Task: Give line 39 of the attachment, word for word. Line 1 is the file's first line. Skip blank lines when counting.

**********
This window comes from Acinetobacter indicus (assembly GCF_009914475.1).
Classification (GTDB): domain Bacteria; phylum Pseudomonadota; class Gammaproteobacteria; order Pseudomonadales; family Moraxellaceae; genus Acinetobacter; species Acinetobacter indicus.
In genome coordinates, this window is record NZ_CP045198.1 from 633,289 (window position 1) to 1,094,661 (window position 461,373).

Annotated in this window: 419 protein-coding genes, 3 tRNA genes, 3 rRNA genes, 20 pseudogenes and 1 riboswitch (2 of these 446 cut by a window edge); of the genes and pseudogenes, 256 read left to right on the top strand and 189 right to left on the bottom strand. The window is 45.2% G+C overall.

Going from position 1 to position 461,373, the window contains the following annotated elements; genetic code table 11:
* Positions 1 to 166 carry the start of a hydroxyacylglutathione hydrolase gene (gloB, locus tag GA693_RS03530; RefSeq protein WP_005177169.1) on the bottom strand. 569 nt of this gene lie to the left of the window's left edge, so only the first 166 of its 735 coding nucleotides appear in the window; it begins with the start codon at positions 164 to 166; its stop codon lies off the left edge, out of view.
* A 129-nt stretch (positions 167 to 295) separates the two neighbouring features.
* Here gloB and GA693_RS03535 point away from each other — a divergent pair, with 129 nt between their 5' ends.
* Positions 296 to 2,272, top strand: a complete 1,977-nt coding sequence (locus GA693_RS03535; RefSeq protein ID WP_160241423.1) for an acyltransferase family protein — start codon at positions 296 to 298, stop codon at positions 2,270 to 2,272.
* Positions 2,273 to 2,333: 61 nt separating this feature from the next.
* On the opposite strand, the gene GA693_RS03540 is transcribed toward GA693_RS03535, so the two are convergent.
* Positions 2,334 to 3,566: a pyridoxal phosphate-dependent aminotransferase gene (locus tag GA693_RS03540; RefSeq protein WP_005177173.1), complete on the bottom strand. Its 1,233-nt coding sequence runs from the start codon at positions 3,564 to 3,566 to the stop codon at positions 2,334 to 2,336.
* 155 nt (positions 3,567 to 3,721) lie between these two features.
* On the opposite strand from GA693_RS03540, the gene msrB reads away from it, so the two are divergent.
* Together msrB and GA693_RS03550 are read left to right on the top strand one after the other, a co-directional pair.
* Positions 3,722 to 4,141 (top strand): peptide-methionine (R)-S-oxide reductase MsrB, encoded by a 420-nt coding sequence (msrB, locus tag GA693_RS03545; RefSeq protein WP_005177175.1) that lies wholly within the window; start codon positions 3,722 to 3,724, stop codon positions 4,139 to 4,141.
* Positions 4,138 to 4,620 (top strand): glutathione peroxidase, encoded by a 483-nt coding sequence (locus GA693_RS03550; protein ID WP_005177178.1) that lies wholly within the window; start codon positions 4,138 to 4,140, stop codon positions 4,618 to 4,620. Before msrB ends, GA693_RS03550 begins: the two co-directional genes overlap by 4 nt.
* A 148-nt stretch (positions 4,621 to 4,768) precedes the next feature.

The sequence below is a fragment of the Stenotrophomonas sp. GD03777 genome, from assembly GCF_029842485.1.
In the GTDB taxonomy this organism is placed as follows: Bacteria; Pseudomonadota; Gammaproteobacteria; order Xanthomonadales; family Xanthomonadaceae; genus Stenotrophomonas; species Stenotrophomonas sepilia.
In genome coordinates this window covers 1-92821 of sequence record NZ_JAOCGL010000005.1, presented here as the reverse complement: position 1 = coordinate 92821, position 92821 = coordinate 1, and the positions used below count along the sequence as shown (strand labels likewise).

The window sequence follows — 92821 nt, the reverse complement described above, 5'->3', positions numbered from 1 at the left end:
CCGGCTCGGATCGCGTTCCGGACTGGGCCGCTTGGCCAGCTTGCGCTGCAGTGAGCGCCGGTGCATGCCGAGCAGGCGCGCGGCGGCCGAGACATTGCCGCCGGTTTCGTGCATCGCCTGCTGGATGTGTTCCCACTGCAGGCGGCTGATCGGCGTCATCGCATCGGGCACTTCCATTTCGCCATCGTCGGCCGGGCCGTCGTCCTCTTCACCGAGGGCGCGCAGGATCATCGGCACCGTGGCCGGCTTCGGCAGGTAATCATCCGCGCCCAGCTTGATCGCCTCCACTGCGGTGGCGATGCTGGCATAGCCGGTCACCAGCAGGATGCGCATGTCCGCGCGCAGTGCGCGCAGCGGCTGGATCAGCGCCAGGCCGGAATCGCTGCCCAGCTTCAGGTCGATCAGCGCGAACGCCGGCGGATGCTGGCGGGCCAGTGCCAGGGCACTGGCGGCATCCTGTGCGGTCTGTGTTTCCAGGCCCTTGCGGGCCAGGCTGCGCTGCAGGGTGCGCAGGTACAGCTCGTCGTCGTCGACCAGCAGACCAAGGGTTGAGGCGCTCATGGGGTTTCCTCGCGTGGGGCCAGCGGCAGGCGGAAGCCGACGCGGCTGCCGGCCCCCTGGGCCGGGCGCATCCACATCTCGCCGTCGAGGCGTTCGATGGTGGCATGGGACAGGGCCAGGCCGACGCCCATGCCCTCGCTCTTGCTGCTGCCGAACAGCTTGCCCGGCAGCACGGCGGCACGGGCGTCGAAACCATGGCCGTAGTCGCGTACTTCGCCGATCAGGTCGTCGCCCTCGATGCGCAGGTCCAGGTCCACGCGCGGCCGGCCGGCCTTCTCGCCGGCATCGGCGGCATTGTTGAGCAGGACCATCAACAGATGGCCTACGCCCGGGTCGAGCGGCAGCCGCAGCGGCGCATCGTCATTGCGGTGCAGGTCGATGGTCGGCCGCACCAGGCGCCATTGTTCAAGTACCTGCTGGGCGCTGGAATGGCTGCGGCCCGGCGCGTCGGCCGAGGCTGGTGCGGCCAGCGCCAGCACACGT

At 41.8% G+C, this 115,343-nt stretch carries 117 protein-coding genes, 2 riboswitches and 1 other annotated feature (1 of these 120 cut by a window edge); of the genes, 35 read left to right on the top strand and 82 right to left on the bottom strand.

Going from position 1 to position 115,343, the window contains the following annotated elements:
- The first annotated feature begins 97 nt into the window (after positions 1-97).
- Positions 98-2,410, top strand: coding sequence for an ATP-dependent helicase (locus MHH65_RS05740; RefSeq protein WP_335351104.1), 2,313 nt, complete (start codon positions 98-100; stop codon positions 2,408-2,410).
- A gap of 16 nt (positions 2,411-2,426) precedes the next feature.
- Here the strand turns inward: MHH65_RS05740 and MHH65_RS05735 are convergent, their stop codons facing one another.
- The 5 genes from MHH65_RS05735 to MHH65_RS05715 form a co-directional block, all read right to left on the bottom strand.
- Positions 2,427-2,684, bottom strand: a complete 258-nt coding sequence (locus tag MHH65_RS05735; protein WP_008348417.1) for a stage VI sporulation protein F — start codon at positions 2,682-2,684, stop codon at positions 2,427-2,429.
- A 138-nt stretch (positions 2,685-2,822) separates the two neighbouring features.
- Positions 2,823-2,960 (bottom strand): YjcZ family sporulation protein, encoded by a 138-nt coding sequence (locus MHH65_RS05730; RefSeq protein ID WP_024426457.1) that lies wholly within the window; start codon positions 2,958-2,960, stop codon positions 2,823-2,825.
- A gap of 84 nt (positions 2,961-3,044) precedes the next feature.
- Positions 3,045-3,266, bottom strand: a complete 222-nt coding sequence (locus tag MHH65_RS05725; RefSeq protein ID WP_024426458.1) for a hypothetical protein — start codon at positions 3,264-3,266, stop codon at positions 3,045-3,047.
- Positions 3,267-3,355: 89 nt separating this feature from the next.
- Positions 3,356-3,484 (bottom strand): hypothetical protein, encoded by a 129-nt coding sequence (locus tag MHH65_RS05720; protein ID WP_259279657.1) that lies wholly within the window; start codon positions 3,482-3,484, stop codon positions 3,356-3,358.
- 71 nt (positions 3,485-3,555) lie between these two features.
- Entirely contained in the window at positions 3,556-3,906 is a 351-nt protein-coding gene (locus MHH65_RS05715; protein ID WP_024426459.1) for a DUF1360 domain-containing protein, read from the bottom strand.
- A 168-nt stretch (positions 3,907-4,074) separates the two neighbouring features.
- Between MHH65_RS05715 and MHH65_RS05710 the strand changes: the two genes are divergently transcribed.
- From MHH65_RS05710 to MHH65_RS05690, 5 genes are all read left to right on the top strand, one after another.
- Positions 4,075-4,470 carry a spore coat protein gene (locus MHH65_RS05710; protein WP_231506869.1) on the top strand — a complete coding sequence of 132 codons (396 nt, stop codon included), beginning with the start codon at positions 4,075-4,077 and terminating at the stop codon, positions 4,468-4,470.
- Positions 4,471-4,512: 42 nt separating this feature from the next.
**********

- Entirely contained in the window at positions 3,556-3,906 is a 351-nt protein-coding gene (locus MHH65_RS05715; protein ID WP_024426459.1) for a DUF1360 domain-containing protein, read from the bottom strand.